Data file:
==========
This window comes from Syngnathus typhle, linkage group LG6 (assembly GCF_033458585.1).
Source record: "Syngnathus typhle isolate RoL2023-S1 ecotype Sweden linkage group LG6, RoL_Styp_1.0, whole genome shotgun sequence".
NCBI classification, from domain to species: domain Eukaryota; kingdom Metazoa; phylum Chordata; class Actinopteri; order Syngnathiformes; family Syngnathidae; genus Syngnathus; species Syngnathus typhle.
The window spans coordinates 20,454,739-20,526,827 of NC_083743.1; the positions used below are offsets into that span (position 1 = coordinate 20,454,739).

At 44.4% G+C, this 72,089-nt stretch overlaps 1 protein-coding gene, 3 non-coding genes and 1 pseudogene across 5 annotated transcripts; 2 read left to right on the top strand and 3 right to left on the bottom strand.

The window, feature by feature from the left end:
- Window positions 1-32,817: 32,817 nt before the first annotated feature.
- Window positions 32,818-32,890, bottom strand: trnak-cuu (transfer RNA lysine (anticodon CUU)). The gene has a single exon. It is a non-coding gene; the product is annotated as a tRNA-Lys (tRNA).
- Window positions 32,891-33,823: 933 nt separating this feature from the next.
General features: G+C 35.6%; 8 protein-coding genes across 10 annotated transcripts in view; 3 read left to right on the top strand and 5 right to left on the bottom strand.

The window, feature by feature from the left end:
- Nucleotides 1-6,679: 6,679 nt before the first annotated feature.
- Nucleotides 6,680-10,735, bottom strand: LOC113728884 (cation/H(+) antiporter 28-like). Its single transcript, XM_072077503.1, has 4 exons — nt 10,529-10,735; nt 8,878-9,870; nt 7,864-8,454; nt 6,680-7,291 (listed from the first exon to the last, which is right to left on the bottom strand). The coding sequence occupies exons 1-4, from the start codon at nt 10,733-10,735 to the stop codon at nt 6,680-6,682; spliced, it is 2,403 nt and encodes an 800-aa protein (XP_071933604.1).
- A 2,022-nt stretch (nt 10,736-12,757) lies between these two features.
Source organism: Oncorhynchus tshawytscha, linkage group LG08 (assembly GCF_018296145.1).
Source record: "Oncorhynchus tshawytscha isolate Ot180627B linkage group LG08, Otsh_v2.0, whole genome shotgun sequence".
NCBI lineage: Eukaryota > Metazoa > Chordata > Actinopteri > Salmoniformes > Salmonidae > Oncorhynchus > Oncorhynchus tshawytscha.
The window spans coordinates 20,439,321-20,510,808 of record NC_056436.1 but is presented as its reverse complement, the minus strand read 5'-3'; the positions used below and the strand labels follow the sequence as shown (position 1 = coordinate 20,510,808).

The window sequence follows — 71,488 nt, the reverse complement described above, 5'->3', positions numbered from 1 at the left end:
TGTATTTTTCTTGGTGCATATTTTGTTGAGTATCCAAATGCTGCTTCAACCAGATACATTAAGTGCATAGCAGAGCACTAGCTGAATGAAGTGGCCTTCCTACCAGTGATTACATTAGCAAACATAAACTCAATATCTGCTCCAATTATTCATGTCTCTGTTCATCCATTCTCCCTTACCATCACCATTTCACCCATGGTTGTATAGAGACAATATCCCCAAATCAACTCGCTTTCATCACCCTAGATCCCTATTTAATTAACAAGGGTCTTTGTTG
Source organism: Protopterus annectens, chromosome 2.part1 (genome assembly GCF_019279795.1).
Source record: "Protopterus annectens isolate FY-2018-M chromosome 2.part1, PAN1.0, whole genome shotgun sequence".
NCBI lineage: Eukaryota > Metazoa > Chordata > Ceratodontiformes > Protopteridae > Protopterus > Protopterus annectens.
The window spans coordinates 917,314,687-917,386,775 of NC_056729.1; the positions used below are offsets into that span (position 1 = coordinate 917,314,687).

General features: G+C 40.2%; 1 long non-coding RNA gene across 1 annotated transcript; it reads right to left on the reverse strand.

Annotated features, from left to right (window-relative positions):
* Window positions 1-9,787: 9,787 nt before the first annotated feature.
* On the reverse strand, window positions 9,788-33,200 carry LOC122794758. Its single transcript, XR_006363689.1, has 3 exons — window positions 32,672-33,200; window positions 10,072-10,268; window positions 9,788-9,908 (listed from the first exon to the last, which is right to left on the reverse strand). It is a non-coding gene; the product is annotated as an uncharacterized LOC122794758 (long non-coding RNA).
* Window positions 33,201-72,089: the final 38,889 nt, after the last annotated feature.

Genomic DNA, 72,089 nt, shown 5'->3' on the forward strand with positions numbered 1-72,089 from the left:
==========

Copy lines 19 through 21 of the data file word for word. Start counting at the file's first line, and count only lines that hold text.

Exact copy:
The window sequence follows — 71,488 nt, the reverse complement described above, 5'->3', positions numbered from 1 at the left end:
TGTATTTTTCTTGGTGCATATTTTGTTGAGTATCCAAATGCTGCTTCAACCAGATACATTAAGTGCATAGCAGAGCACTAGCTGAATGAAGTGGCCTTCCTACCAGTGATTACATTAGCAAACATAAACTCAATATCTGCTCCAATTATTCATGTCTCTGTTCATCCATTCTCCCTTACCATCACCATTTCACCCATGGTTGTATAGAGACAATATCCCCAAATCAACTCGCTTTCATCACCCTAGATCCCTATTTAATTAACAAGGGTCTTTGTTG
Source organism: Protopterus annectens, chromosome 2.part1 (genome assembly GCF_019279795.1).